The nearly 90 people who thought they had won money in Station Casinos’ “bad beat jackpot” poker promotion had to wait more than nine months to cash in.
But even though they have been paid, the bad-beat jackpot is gone and so are many of the players who became dissatisfied about waiting so long.
While some have gone back, others still harbor bad feelings for the company, whose executives say they only wanted to be absolutely certain that the company was providing a fair game to all players.
“The position that Station took during the nine months they held back payment surely made a negative impact on the number of players going to Station casinos,” said Rochelle Lindner, one of the players who took a complaint to the state Gaming Control Board.
Lindner, who has received her share of the jackpot, $565, and described herself as a three-times-a-week player at Santa Fe Station prior to what she calls “the bad-beat fiasco,” recently went back with her husband to play.
But in her first time back, Lindner said she was disappointed again.
Playing Texas Hold ’em, Lindner was dealt a king and an ace and discovered she had a high hand with a full house, kings full of aces, after three community cards were revealed.
But after the final card, she was told she had been “counterfeited” after a fourth king was dealt and would only receive the pot on the table and not a bonus for a high hand.
When she asked for an explanation, Lindner said she was given a copy of the rules but no further information about what had happened.
“It’s hard to believe that our first day back we encountered another confrontation and were treated so poorly,” she said. “It was validated as a winning high hand. It was totally, totally unfair.”
Asked if she would take her complaint to the Control Board, Lindner said she probably wouldn’t because she was so disgusted with how long it took to be paid after being declared a winner in the game played June 7.
“I’m just done with them,” she said, adding that she and many other players from Station poker rooms have migrated to the rival Orleans poker room.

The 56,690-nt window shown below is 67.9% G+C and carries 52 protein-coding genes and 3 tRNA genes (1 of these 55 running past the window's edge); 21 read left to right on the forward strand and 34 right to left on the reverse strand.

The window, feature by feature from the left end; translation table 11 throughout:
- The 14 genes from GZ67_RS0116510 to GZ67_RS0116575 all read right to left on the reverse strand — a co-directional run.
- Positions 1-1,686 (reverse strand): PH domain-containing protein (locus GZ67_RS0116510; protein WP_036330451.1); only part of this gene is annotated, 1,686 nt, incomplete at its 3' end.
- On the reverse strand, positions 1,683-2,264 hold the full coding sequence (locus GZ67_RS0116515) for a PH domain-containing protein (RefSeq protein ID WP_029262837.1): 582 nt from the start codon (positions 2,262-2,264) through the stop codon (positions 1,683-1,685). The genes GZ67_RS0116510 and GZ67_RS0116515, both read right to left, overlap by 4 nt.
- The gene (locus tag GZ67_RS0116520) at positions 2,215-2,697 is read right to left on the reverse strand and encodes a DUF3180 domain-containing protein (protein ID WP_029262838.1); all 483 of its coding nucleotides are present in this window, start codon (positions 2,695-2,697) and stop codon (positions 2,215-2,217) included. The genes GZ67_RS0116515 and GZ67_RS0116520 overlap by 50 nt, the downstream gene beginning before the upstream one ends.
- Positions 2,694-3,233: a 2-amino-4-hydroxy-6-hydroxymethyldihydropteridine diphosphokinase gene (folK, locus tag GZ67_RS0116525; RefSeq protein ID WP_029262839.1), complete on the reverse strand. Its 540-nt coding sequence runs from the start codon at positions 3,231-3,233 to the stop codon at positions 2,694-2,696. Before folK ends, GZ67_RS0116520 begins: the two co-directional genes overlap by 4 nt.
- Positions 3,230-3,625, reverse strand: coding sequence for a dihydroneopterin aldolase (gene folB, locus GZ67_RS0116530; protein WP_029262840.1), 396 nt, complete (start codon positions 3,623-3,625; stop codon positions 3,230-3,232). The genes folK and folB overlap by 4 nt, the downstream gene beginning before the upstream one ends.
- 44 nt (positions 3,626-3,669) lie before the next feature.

Lindner was among 90 players who shared a special $120,000 progressive jackpot that was part of Stations’ bad-beat promotion that paid a player experiencing a bad beat — a usually winning poker hand that lost to an even better hand.
Roots of the dispute
A dispute arose over whether an action by Leonard Schreter, a player at Santa Fe Station, broke collusion rules by communicating with other players by turning his cards face up out of turn. Another player at the table, Avi Shamir, had a presumed bad-beat hand, but Schreter’s apparent breach in poker protocol led to Station deciding to nullify the jackpot.
The incident affected the other players because under the promotion, every poker player at every Station casino poker room was eligible for a portion of the jackpot. Shamir was in line to collect $62,126 and Schreter, $12,426. Schreter, feeling badly that he had ruined Shamir’s chance to win more than $62,000, withdrew from the dispute in late June.
Shamir, Lindner and Michael Bluestein, another player at the Santa Fe, took the matter to the Control Board as a patron dispute.
A hearing was conducted on Dec. 12 and hearing officer Chan Lengsavath ruled in favor of the players in a 10-page report.
After another month’s delay for a thorough review of the report, the three-member Gaming Control Board determined Feb. 7 to uphold Lengsavath’s ruling. Station had 25 days to appeal to Clark County District Court.
Earlier this week, a Station spokeswoman confirmed there would be no appeal and the players were paid.
“The player-funded bad-beat jackpot had always been ready for payment pending the GCB’s decision,” said Lori Nelson of Station. “The three players who filed a claim were paid in accordance with standard Gaming Control Board procedures. Additionally, we have been distributing jackpot awards to all of the qualified poker players who participated, not just the three who filed a claim.”
Nelson also confirmed that the company has discontinued the bad-beat promotion, adding that “our current promotions are equally and in some cases richer than was Bad Beat.”
Asked whether attendance at poker rooms had diminished as a result of the controversy, Nelson said the company doesn’t comment on guest levels at specific outlets.
Frequent players at Station properties say they’ve seen a slight decline in numbers.
“I don’t go nearly as much as I use to,” Bluestein said. “I’ve been going elsewhere.”
He said he plans to write to the company to express his displeasure.
“I know others have told me that they won’t go back,” he said.
Lindner said she’ll never return.
“Both my husband and I will not go back to any Station casino and will tell my story for all who are or were their customers.”